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  • Author: Rajesh Basrur
  • Publication Date: 04-2014
  • Content Type: Working Paper
  • Institution: S.Rajaratnam School of International Studies
  • Abstract: The Cold War debate between Albert Wohlstetter and Patrick Blackett over the requirements of effective deterrence is of profound relevance half a century later. The two thinkers offered systematic arguments for their maximalist (Wohlstetter) and minimalist (Blackett) positions. How we conceive of these requirements shapes the kinds of nuclear weapons doctrines, forces and postures we adopt. Whereas the Wohlstetter-Blackett debate was based largely on deductive logic, the opposing arguments can today be assessed on the basis of evidence drawing from nearly seven decades of strategic behaviour between nuclear rivals. An analysis of major confrontations in five nuclear dyads – United States-Soviet Union, United States-China, Soviet Union-China, India-Pakistan, and United States-North Korea – clearly offers much stronger support for Blackett?s minimalist case than for Wohlstetter?s maximalist one. Effective deterrence does not require second-strike capability as defined by Wohlstetter and the nuclear balance has no effect on a state?s capacity to deter. Consequently, the central tenets of orthodox nuclear deterrence theory and doctrine are shown to be without foundation. For policymakers, the optimal forces and postures required for effective deterrence are therefore less demanding and the hurdles in the path of arms control and at least partial disarmament less difficult to cross.
  • Topic: Conflict Prevention, Cold War, Nuclear Weapons, Weapons of Mass Destruction, Power Politics
  • Political Geography: Pakistan, United States, China, India, North Korea
  • Author: Erik Beukel
  • Publication Date: 07-2012
  • Content Type: Working Paper
  • Institution: Danish Institute for International Studies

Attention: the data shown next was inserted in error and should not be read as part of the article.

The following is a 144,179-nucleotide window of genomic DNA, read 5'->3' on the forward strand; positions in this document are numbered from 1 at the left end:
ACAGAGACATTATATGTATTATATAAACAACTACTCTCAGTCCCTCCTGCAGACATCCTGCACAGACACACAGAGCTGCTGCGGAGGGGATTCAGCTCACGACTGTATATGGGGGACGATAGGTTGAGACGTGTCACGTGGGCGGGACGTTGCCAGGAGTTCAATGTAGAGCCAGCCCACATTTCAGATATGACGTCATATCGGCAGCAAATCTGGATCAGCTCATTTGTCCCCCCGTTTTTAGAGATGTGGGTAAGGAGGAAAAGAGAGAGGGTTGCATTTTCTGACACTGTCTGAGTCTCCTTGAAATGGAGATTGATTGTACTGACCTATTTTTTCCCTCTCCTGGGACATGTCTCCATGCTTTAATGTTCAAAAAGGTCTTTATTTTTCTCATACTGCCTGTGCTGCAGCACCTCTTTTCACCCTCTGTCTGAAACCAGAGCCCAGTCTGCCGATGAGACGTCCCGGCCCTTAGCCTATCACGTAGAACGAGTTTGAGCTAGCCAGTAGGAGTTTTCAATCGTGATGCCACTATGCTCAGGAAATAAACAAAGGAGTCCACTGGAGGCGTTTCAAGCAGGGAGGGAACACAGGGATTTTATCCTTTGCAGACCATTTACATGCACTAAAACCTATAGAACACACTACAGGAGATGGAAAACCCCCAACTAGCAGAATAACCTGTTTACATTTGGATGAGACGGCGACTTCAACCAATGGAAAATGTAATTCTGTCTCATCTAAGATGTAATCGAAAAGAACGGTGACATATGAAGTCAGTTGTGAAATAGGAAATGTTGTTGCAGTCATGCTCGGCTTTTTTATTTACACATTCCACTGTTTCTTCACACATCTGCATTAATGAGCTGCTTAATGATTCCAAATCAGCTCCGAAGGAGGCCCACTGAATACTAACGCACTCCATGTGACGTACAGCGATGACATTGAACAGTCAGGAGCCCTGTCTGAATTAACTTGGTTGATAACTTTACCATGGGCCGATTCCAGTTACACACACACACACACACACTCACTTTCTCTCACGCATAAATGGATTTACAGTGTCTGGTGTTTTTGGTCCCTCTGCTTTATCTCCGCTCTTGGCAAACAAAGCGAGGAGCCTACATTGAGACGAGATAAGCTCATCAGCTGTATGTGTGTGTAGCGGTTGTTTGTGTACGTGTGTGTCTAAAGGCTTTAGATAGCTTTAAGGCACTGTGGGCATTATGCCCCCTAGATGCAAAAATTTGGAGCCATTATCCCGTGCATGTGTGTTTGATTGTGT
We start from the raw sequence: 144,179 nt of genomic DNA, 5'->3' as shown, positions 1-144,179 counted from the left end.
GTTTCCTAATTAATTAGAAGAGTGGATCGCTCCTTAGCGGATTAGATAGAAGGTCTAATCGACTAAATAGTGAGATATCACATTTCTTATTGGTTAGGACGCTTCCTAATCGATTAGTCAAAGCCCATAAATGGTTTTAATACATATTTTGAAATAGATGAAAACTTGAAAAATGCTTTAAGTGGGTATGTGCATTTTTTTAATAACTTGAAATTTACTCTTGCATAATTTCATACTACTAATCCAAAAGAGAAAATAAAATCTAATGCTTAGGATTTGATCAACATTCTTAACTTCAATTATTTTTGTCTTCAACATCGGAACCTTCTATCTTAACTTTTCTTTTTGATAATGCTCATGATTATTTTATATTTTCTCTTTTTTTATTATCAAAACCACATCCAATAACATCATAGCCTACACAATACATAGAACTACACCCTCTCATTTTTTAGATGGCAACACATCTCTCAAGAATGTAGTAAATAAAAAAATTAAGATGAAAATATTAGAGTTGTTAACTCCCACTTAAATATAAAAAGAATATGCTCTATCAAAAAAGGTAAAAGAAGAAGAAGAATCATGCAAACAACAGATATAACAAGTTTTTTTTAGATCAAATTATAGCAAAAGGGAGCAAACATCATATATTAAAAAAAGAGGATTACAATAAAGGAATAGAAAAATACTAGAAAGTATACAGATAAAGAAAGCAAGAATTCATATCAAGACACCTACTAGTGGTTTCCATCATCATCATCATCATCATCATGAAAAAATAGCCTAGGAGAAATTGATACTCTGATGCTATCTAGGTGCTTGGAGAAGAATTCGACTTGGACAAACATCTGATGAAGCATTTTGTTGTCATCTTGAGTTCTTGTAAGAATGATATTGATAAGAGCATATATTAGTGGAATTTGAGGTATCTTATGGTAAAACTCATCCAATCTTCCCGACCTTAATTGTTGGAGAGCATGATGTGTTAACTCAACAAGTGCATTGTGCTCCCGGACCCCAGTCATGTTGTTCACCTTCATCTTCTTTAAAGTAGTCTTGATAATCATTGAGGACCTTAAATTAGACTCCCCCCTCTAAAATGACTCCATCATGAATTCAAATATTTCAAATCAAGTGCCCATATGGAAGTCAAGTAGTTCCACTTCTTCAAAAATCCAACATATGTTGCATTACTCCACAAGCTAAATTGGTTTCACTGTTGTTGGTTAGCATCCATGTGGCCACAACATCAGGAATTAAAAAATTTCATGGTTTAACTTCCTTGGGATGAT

• Abstract: The divided Korean peninsula is a flashpoint in the regional security complex in East Asia. The central issue is the threat posed by North Korea and how to meet it. After a review of North Korea as an international actor and of two important incidents in 2010 (the sinking of the South Korean naval ship Cheonan and North Korea's shelling of the South Korean coastal island of Yeonpyeong), the rationality underlying the country's military efforts is considered. South Korea's Nordpolitik is reviewed and the rise and decline of its sunshine policy and the role of its alliance with the United States is described. Two non-Korean great powers, China and the United States, are important actors in the region, and their relations with North Korea, goals and priorities, and implementation strategies are outlined. The report concludes with reflections on the potential for changing the present security complex, which is marked by a fear of war, into a restrained security regime, based on agreed and observed rules of conduct.
  • Topic: Conflict Resolution, Security, Foreign Policy, Cold War, Communism, Weapons of Mass Destruction, Bilateral Relations
  • Political Geography: United States, China, Israel, East Asia, Korea, Island
  • Publication Date: 07-2012
  • Content Type: Working Paper
  • Institution: International Crisis Group